15 Consolidated expenditure: 2007/08 to 2012/13 15 Consolidated Government Expenditure: Functional Classification 2007/082008/092009/102010/112011/122012/13Rank 12/13 vs. 07/08 General Public Services 14.9%14.1%13.1%14.2%14.7%15.1%30.2% Defence 4.9%4.5%4.4%3.6%3.7%3.8%8-1.1% Public Order of Duty 10.2%9.9%9.6%10.1%9.9%10.0%7-0.2% Economic Affairs 12.9%14.2%15.8%12.9%11.1%10.5%5-2.4% Environmental Protection 0.5% 0.4% 0.5%100.0% Housing and Community Amenities 8.3%8.4%8.8%9.7%10.1%10.3%62.1% Health 11.0% 11.6%12.1%12.5%12.7%41.7% Recreation and Culture 1.5%1.4%1.0%0.8% 0.7%9-0.8% Education 19.6%20.0%19.6%20.5%21.4%21.1%11.5% Social Protection 16.3%15.8%15.6% 15.2% 2-1.1% Total Consolidated Expenditure 100% Consolidated Government Expenditure: Economic Classification 2007/082008/092009/102010/112011/122012/13 Current Payments 59%58%57%59%61% of which : Compensation of employees 33.0%32.7%33.1%35.2%36.3%35.9% : Goods & services 17% 16% : Interest and rent on land 10%8% 9% Transfers and subsidies : to Households, Provinces, Municipalities, Public Entities, NGOs, etc. 35%34%32% Payments for Capital Assets: Buildings, Machinery & equipment, etc. 6%7% 6%7%6% Payments for Financial Assets 0%2%4%3%0% Total Consolidated Expenditure 100%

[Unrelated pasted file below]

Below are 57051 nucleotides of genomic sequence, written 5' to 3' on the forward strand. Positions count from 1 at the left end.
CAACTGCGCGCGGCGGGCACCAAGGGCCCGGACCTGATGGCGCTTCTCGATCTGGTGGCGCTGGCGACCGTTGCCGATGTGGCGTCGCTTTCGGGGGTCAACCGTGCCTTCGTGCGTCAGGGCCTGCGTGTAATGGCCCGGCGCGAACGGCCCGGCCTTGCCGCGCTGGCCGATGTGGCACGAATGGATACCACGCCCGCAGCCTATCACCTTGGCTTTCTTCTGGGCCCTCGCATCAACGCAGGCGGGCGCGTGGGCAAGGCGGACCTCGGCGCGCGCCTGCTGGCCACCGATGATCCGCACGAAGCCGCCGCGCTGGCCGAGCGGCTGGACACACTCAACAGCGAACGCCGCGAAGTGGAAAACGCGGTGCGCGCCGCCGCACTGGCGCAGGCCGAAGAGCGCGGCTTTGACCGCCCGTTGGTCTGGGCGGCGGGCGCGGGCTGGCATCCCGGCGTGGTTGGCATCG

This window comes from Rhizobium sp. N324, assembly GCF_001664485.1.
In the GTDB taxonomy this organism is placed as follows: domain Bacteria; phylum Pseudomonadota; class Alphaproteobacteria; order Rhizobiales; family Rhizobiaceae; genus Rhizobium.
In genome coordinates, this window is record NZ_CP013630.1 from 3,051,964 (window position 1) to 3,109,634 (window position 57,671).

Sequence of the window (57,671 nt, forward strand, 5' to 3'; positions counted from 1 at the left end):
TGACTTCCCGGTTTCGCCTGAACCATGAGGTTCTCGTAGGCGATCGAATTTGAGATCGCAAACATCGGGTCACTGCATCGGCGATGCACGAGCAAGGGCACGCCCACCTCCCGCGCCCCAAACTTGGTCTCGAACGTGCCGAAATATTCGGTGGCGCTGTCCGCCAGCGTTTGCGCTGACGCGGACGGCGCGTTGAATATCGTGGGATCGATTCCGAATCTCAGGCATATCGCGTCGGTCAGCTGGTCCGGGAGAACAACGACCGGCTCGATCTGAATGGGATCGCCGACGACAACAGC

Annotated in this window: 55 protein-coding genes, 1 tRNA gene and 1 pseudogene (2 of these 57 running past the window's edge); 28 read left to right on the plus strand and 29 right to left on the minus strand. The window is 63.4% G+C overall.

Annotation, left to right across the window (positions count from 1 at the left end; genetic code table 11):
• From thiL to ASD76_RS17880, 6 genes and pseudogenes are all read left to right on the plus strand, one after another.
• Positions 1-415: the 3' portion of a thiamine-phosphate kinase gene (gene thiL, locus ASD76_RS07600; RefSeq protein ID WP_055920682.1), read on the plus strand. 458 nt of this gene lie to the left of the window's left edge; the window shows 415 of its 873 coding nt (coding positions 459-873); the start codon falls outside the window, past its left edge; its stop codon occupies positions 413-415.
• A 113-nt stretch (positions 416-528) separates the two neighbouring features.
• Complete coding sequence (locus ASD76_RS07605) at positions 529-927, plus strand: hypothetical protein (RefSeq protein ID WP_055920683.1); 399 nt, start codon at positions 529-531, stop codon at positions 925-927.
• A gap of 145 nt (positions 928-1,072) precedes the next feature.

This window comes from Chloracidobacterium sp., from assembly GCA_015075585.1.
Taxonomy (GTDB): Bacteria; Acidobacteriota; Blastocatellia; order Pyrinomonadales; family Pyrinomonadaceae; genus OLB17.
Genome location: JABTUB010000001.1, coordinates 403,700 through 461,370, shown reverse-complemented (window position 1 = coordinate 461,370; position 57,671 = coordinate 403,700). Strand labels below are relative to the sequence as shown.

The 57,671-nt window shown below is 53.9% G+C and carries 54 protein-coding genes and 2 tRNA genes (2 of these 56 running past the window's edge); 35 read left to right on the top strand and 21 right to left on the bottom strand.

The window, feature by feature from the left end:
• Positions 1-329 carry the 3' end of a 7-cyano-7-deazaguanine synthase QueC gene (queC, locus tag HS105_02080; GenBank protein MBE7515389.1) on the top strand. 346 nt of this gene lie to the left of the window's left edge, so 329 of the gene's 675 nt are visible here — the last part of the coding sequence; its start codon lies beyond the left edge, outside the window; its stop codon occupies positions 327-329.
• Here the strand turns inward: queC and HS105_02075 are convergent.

16 Allocations - Department of Transport 16

17 Government is tasked with provision of public goods, infrastructure and services to the benefit of all citizens Public delivery of goods, infrastructure and services require a shift of resources from the private economy to the public system Good fiscal policy rests on three pillars: –Sufficient revenue to cover public expenses [tax policy]; –An optimal allocation of scarce public funds to carry out government’s commitments [expenditure policy]; –Prudent management of fiscal shortfalls [public debt management]. “To tax and please is not given to me, but to tax and be fair is ”. -Nani A. Palkhivala Why taxes ? 17